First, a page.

Robinhood wants the SEC to allow sub-penny pricing on exchanges.
The current Sub-Penny Rule (SEC Rule 612) does not allow exchanges to quote in increments less than a penny. That can cause artificially wide spreads on the National Best Bid and Offer for certain stocks. This means exchanges can't compete with market makers, Robinhood notes. Robinhood suggests price increments of up to four decimal places for all stocks.
This problem is worse for low-priced stocks because, for example, a 1-cent spread for a $1 stock is a big portion of the share's value. Many of the top 25 traded stocks by volume are priced at $5 or less. For example, Sundial Growers, the fourth most-traded stock, trades at $1.0050.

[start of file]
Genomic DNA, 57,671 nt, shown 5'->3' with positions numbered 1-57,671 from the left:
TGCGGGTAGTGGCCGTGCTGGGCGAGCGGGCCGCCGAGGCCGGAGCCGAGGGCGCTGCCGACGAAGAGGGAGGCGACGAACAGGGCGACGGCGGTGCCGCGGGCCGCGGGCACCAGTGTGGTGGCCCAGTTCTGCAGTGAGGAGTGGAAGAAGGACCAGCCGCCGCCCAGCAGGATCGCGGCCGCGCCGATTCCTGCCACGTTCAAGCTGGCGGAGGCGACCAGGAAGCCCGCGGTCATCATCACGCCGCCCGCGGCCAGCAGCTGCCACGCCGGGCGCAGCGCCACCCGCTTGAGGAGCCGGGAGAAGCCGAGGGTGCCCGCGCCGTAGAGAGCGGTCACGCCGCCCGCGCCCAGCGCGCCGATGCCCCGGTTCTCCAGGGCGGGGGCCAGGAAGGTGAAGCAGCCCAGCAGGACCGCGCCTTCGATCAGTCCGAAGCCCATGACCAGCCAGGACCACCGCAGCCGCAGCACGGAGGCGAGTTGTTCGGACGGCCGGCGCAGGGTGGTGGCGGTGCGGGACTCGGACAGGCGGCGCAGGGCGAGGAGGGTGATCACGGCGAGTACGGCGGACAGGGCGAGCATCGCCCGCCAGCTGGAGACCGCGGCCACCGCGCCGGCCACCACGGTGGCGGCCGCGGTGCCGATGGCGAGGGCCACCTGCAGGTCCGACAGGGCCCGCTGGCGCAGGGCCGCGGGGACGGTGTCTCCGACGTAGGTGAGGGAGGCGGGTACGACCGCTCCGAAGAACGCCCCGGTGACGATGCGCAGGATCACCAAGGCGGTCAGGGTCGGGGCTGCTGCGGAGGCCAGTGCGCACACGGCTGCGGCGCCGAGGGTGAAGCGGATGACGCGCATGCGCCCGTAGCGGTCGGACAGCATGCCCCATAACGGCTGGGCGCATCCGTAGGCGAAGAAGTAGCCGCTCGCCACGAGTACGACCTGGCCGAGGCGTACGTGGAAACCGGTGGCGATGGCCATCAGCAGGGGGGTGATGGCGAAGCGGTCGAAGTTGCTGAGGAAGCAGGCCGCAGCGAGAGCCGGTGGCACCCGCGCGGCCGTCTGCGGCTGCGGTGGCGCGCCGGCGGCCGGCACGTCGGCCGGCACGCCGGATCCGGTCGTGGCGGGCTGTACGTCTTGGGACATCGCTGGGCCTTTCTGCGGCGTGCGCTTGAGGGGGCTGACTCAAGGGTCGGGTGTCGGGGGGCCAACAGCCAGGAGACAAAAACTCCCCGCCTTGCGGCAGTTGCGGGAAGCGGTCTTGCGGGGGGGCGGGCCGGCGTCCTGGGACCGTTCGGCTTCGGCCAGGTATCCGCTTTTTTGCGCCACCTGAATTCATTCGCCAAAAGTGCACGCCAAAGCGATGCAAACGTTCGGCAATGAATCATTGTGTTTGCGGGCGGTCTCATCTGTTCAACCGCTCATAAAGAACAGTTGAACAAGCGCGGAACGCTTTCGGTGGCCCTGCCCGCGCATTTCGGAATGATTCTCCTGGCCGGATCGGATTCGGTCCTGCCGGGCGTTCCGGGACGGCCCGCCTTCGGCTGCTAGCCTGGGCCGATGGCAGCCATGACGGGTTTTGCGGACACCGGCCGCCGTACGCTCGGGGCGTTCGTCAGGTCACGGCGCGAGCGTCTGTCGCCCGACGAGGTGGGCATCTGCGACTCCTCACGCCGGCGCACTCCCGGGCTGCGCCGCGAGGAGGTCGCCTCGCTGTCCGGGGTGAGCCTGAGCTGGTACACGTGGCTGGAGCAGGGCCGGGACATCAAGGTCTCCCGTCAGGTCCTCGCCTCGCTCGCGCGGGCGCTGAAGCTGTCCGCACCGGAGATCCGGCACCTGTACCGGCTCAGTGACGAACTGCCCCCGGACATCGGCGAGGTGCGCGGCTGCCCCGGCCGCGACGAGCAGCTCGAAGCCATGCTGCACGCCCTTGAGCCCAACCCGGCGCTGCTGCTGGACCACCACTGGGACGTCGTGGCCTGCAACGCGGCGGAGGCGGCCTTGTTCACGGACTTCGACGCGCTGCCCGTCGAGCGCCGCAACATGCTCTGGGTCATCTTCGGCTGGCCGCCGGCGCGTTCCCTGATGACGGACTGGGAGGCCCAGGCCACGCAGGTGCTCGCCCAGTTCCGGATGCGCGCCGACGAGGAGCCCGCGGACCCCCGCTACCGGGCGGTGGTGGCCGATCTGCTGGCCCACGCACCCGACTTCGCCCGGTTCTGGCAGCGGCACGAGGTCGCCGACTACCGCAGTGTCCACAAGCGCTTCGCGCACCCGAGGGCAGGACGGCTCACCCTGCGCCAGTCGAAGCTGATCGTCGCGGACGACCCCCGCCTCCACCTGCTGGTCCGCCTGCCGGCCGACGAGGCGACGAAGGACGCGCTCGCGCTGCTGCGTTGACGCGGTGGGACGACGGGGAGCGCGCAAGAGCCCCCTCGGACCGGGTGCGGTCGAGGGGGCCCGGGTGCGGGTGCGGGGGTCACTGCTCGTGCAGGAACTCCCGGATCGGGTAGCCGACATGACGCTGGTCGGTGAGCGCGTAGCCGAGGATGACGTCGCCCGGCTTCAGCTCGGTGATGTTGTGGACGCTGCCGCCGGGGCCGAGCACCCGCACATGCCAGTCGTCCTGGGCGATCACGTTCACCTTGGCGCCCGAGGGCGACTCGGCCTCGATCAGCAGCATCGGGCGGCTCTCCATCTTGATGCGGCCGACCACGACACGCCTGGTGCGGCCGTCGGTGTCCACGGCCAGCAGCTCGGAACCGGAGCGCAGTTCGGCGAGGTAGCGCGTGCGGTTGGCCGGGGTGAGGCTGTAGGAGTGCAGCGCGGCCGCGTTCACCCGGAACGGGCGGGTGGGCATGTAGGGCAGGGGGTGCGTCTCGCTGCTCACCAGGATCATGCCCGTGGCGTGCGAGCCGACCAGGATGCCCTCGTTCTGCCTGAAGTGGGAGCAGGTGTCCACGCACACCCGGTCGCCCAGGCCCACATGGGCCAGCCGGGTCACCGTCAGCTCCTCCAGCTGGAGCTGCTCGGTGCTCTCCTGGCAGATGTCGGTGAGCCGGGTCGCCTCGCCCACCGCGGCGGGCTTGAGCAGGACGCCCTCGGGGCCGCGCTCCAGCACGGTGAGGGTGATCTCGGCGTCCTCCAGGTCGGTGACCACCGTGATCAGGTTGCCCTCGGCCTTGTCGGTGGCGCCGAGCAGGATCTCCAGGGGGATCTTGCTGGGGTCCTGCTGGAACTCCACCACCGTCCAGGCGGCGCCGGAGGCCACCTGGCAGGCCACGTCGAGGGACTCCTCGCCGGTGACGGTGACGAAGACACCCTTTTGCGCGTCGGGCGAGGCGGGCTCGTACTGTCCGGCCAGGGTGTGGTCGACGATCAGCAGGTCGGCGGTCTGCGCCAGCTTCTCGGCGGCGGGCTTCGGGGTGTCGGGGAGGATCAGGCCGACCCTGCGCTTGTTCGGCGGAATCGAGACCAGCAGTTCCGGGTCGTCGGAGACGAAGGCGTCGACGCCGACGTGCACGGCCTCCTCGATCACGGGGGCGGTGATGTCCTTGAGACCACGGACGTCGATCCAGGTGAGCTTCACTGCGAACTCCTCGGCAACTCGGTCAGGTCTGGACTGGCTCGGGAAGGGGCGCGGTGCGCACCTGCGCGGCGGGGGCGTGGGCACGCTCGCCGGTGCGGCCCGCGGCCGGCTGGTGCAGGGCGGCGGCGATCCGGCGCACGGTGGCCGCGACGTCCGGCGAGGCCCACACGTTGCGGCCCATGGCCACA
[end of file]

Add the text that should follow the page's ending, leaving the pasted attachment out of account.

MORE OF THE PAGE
As a result, many exchange investors will go off exchanges to invest in these stocks, according to an investor familiar with the matter.
A change that would allow sub-penny increments would ultimately benefit retail investors, because the NBBO spread would be tighter, resulting in better prices for retail investors, Robinhood writes.
In 2019, Nasdaq proposed a detailed "intelligent tick size" system in which "no tick would be wider than a stock's average quoted spread".
Citadel's Ken Griffin at the Congressional hearing on GameStop also brought up the sub-penny issue, reiterating Citadel's support of smaller tick sizes on exchanges — despite market makers' current advantage on the issue.